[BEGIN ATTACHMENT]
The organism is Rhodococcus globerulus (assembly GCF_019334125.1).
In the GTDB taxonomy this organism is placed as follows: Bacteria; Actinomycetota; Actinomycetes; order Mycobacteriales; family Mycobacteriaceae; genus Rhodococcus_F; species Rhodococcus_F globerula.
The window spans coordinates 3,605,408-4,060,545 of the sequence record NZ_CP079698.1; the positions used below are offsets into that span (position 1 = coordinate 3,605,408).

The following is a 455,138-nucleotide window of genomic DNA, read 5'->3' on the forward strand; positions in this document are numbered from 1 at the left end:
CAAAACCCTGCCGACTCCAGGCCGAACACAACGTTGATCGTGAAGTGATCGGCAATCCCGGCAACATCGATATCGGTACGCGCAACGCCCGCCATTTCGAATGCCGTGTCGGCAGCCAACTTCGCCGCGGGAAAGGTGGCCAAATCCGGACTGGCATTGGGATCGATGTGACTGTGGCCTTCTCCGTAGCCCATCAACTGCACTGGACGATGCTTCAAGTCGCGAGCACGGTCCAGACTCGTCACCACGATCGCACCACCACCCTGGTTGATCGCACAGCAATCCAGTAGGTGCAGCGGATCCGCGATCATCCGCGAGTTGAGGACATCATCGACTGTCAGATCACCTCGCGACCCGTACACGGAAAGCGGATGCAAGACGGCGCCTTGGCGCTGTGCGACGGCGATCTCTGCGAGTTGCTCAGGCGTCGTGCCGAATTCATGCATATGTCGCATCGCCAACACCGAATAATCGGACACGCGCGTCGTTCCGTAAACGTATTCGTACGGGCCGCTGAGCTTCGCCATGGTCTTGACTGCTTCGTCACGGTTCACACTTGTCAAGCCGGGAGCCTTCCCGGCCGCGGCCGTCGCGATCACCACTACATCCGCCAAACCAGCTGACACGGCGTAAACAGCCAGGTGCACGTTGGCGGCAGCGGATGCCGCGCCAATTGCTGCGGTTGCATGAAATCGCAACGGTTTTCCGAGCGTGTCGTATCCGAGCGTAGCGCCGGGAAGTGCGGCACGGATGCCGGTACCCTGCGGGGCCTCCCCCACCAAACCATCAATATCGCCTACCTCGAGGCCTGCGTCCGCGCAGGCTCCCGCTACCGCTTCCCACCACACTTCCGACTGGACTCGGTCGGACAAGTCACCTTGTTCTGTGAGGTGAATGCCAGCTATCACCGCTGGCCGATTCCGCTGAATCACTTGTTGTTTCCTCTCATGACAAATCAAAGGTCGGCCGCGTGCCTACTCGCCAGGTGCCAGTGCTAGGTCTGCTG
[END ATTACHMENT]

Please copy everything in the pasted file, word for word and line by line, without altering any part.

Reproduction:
The organism is Rhodococcus globerulus (assembly GCF_019334125.1).
In the GTDB taxonomy this organism is placed as follows: Bacteria; Actinomycetota; Actinomycetes; order Mycobacteriales; family Mycobacteriaceae; genus Rhodococcus_F; species Rhodococcus_F globerula.
The window spans coordinates 3,605,408-4,060,545 of the sequence record NZ_CP079698.1; the positions used below are offsets into that span (position 1 = coordinate 3,605,408).

The following is a 455,138-nucleotide window of genomic DNA, read 5'->3' on the forward strand; positions in this document are numbered from 1 at the left end:
CAAAACCCTGCCGACTCCAGGCCGAACACAACGTTGATCGTGAAGTGATCGGCAATCCCGGCAACATCGATATCGGTACGCGCAACGCCCGCCATTTCGAATGCCGTGTCGGCAGCCAACTTCGCCGCGGGAAAGGTGGCCAAATCCGGACTGGCATTGGGATCGATGTGACTGTGGCCTTCTCCGTAGCCCATCAACTGCACTGGACGATGCTTCAAGTCGCGAGCACGGTCCAGACTCGTCACCACGATCGCACCACCACCCTGGTTGATCGCACAGCAATCCAGTAGGTGCAGCGGATCCGCGATCATCCGCGAGTTGAGGACATCATCGACTGTCAGATCACCTCGCGACCCGTACACGGAAAGCGGATGCAAGACGGCGCCTTGGCGCTGTGCGACGGCGATCTCTGCGAGTTGCTCAGGCGTCGTGCCGAATTCATGCATATGTCGCATCGCCAACACCGAATAATCGGACACGCGCGTCGTTCCGTAAACGTATTCGTACGGGCCGCTGAGCTTCGCCATGGTCTTGACTGCTTCGTCACGGTTCACACTTGTCAAGCCGGGAGCCTTCCCGGCCGCGGCCGTCGCGATCACCACTACATCCGCCAAACCAGCTGACACGGCGTAAACAGCCAGGTGCACGTTGGCGGCAGCGGATGCCGCGCCAATTGCTGCGGTTGCATGAAATCGCAACGGTTTTCCGAGCGTGTCGTATCCGAGCGTAGCGCCGGGAAGTGCGGCACGGATGCCGGTACCCTGCGGGGCCTCCCCCACCAAACCATCAATATCGCCTACCTCGAGGCCTGCGTCCGCGCAGGCTCCCGCTACCGCTTCCCACCACACTTCCGACTGGACTCGGTCGGACAAGTCACCTTGTTCTGTGAGGTGAATGCCAGCTATCACCGCTGGCCGATTCCGCTGAATCACTTGTTGTTTCCTCTCATGACAAATCAAAGGTCGGCCGCGTGCCTACTCGCCAGGTGCCAGTGCTAGGTCTGCTG